I’m a lawyer, but at every firm I’ve ever worked, I’ve always ended up as the unofficial IT guy. It’s not that I don’t have enough to do, but since I seem to know more about IT than many of the people who are paid to provide it, I find it hard to sit by while my colleagues struggle with problems I know how to solve.
For instance, my current firm outsources its IT support to a company that has promised to keep all the systems up and running. But after working there for several months, I noticed that every time I tried to get information out of our SQL database, my workstation would turn into an egg timer. Sometimes I’d have to restart my computer to make that hourglass go away. I decided to investigate.
The network wasn’t complicated — it served only a total of seven workstations — and when I checked, I discovered that every one of them was running a different operating system. Those client computers did have two things in common, though: the same log-in name and the same password (the default settings for the administrator account). Oh, there was a third thing: not one was running current antivirus or antispyware software. Naturally, many workstations were infected with viruses, spyware and worms which were happily working their way up towards the servers.
We had three servers, all running Windows 2000 without any updates or antivirus software. The server room was as hot as a jungle and overgrown with a dense tangle of cables. Once I traced a few, I discovered that while a bunch of peripheral equipment was attached to the server and generating plenty of heat, none of it was doing anything. A CD-ROM jukebox (with not one CD loaded) was permanently powered up. Several ancient external modems were hot, but not one was connected to a phone line. Three UPS units were at work “protecting” the servers, but only one of them had a working battery.
The worst part was that we were paying for IT support. What those guys did to earn their money baffled me no end. On the few occasions I observed them at work, I saw poorly trained technicians taking inordinate amounts of time to do basic repairs. I brought it up in meetings, but the partners insisted that they trusted these guys.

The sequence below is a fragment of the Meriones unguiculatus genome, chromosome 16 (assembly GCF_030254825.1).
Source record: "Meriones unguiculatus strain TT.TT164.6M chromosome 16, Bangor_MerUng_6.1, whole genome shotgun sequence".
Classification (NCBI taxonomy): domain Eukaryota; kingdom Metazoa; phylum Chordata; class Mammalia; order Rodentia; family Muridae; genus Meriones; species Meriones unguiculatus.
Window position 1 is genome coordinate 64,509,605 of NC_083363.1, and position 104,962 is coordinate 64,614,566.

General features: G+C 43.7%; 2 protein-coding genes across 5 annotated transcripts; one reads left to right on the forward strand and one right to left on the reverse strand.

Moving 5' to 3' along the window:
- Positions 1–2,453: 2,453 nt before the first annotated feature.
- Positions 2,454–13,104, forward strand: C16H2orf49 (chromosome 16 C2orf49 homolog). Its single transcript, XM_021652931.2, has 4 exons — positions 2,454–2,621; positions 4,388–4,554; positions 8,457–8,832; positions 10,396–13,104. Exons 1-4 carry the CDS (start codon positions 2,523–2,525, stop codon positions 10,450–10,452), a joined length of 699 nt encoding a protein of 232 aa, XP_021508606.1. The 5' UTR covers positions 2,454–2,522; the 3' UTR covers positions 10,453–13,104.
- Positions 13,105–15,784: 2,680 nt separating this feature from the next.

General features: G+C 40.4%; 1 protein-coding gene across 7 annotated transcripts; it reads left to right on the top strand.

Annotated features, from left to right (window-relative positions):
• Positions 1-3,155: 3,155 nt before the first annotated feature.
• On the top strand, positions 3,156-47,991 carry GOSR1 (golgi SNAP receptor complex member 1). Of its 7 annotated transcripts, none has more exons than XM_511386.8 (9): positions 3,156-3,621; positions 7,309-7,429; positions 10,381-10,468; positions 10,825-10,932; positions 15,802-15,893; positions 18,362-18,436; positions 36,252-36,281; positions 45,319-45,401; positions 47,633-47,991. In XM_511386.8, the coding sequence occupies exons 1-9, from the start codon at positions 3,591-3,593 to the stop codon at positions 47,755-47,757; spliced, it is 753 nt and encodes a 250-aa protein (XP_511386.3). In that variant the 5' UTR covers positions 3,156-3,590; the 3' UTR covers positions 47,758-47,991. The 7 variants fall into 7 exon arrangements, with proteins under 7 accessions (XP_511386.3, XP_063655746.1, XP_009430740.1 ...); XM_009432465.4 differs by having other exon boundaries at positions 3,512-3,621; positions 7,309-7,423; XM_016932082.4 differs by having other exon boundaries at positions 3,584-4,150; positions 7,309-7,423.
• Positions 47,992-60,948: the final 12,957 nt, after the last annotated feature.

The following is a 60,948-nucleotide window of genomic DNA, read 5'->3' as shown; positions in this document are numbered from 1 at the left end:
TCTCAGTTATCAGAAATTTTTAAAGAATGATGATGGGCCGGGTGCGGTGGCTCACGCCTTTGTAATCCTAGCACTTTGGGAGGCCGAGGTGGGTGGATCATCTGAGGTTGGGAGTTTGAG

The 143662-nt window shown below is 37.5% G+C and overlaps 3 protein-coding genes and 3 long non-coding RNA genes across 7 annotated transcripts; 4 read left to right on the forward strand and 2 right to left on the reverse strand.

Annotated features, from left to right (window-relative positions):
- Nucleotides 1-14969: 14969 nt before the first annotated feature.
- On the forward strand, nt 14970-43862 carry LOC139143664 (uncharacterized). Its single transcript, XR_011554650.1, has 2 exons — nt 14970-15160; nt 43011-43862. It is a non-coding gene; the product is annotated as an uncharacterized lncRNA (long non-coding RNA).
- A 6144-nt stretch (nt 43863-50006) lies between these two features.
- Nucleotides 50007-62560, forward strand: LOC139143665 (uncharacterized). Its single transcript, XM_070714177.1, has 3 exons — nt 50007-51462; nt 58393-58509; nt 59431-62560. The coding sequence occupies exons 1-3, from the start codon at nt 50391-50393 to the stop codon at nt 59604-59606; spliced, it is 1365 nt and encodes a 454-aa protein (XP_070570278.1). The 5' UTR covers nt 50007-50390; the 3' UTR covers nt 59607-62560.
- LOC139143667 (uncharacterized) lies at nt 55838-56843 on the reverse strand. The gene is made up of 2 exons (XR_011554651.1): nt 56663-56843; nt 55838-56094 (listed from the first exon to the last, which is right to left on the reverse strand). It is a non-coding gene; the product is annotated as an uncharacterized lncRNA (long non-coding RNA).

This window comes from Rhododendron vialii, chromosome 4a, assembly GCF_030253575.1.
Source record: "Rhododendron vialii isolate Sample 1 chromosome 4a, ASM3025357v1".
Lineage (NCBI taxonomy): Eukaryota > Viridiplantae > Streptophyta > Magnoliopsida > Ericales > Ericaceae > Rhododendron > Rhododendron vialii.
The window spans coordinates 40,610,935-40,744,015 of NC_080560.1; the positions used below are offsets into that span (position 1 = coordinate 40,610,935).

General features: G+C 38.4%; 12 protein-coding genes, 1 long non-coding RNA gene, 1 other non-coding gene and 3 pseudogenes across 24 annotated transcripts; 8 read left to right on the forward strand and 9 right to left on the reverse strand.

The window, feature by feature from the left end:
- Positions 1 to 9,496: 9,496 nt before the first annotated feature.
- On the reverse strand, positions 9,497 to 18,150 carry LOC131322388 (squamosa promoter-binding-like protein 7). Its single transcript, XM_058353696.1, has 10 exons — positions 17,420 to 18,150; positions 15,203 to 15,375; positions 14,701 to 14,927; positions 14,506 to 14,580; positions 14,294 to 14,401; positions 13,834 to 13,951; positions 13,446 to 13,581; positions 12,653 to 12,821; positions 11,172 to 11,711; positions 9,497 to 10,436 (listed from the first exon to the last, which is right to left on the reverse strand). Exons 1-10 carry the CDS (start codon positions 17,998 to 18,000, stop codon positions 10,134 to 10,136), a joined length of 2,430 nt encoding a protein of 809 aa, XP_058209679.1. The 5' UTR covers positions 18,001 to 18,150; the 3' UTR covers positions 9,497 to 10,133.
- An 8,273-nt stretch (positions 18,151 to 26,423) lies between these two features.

Many of our emergencies revolved around a few employees downloading files from sites where spyware and viruses infested their computers. Instead of installing current malware protection and showing the users how it worked, the techies simply cleaned the computers and returned them to use. There was never any discussion of instituting restrictions or any other security measures.
Our tech support team attacked simple hardware problems, such as replacing a burned-out video board, with the same order of incompetence. Once, when the boss needed a new computer, the IT guys ordered a low-end workstation along with the most expensive 20-inch LCD display in the catalogue. The rub? They knew the boss already had a 19-inch CRT monitor that he loved. I’ll bet the support company got a commission from the company that sold the display.
I find it troubling that inept IT support firms like the one we use continue to enjoy the blind faith of their clients. The company my firm retains is still under contract. But the number of times they have been called since I (unofficially) took over the network is zero.